Influenza Virus Net is the web resource for anyone interested in influenza and flu pandemics. The objectives of Influenza Virus Net are to be the public and professional information resource for influenza and to serve as a network in the exchange of information and news related to influenza.
Influenza, commonly referred to as the flu, is an infectious disease caused by RNA viruses of the family Orthomyxoviridae (the influenza viruses), that affects humans, birds and other mammals. The virus spreads easily from person to person. Influenza circulates worldwide and can affect anybody in any age group. Influenza causes annual epidemics that peak during winter in temperate regions. Influenza is a serious public health problem that causes severe illnesses and deaths for higher risk populations. The most common symptoms of the disease are chills, fever, sore throat, muscle pains, severe headache, coughing, weakness/fatigue and general discomfort. Sore throat, fever and coughs are the most frequent symptoms. In more serious cases, influenza causes pneumonia, which can be fatal, particularly for the young and the elderly. An influenza epidemic can take an economic toll through lost workforce productivity, and strain health services. Vaccination is the most effective way to prevent infection.
- Avian Flu Scan for Apr 23, 2014 - CIDRAP
Thu, 24 Apr 2014 00:11:
- Another swine flu case in Ahmedabad - Times of India
Wed, 23 Apr 2014 23:23:
- Second wave of flu hits; Northeast region hardest hit by influenza B strain - Washington Post
Wed, 23 Apr 2014 22:44:
- Alachua students' flu immunization sets record - Gainesville Sun
Wed, 23 Apr 2014 22:42:
- BC health-care worker fired for not getting flu shot or wearing mask - Prince George Citizen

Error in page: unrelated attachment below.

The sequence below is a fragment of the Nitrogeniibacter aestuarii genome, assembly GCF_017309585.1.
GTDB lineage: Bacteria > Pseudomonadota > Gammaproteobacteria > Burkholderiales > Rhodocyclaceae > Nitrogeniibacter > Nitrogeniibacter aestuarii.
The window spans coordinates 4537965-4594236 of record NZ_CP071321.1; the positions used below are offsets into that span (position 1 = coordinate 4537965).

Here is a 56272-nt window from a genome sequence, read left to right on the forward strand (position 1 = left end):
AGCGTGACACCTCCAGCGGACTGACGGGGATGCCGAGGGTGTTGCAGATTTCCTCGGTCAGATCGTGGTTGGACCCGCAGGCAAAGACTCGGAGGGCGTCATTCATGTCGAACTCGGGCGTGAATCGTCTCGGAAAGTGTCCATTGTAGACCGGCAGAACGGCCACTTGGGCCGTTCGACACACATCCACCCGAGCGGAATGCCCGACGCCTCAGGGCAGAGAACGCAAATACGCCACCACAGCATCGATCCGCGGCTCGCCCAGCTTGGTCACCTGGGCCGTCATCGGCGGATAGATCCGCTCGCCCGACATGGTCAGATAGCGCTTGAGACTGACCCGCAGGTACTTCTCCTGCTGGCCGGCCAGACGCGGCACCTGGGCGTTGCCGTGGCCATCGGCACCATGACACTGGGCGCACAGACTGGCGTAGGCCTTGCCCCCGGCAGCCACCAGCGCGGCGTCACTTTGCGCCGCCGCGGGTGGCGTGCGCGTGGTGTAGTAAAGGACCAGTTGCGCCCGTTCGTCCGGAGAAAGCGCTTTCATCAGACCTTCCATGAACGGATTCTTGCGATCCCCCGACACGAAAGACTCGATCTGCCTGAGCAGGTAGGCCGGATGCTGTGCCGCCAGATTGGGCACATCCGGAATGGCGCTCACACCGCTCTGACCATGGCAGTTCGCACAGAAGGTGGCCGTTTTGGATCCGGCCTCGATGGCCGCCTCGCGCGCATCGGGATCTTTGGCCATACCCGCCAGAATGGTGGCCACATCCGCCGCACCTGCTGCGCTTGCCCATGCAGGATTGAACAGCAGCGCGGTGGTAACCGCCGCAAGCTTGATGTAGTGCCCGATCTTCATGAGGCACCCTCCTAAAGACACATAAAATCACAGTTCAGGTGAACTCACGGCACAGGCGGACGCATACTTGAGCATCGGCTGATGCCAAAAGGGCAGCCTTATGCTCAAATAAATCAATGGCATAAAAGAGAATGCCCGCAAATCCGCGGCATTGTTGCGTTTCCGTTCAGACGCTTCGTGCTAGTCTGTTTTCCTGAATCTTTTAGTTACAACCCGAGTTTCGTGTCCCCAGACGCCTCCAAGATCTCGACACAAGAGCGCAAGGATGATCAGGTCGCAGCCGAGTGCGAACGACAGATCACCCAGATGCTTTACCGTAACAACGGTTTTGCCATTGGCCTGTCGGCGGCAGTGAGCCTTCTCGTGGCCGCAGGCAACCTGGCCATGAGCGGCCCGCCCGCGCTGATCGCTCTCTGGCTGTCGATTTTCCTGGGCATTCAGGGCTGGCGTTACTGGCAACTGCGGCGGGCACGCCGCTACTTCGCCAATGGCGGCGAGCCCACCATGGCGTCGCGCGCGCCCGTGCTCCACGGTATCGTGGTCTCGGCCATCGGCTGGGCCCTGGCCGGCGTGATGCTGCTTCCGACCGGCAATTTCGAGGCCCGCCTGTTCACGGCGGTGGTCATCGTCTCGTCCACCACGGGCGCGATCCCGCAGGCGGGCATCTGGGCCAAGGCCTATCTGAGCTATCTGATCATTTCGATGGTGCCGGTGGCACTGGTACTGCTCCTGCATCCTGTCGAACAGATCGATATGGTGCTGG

Wed, 23 Apr 2014 22:25:
- Football: Flu keeps Bale on bench for Bayern clash - Channel News Asia
Wed, 23 Apr 2014 18:12:
- Bird flu found in Stanislaus County - The Turlock Journal
Wed, 23 Apr 2014 22:16:
- Flu kills five more in London area - London Community News
Wed, 23 Apr 2014 17:54:
- Bird Flu Found on California Farm Spurs Export Bans - Bloomberg
Wed, 23 Apr 2014 19:03:
- Flu remains in full bloom this spring - WNYT
Wed, 23 Apr 2014 21:45:
- Baicalin inhibits TLR7/MYD88 signaling pathway activation to suppress lung inflammation in mice infected with influenza A virus.
Wan Q, Wang H, Han X, et al. Baicalin inhibits TLR7/MYD88 signaling pathway activation to suppress lung inflammation in mice infected with influenza A virus. [JOURNAL ARTICLE]Biomed Rep 2014 May; 2(3):437-441.The present study aimed to investigate the protective effects and underlying mechanisms of baicalin on imprinting control region mice infected with influenza A/FM/1/47 (H1N1) virus. Oral administration of baicalin into mice infected with H1N1 prevented death, increased the mean time to death and inhibited lung index and lung consolidation. Subsequently, fluorescence quantitative polymerase chain reaction was used to assess the mRNA expression of toll-like receptor 7 (TLR7) and myeloid differentiation primary response gene 88 (MYD88), and western blot analysis was used to determine the expression of phosphorylated nuclear factor κB (NF-κB)-P65 and c-jun/activator protein 1 (AP-1). An enzyme-linked immunosorbent assay was applied to test for the inflammatory cytokines, tumor necrosis factor (TNF)-α and interleukin (IL)-1β and IL-6, in the lung tissue. The findings indicated that baicalin downregulated the mRNA expression of TLR7 and MYD88, significantly downregulated the protein expression of NF-κB-P65 and AP-1 and also inhibited the secretion of TNF-α, IL-1β and IL-6. In conclusion, baicalin effectively reduced the pathological damage and inflammation of the lungs by downregulating the TLR7/MYD88-mediated signaling pathway.
- Utilizing Syndromic Surveillance Data for Estimating Levels of Influenza Circulation.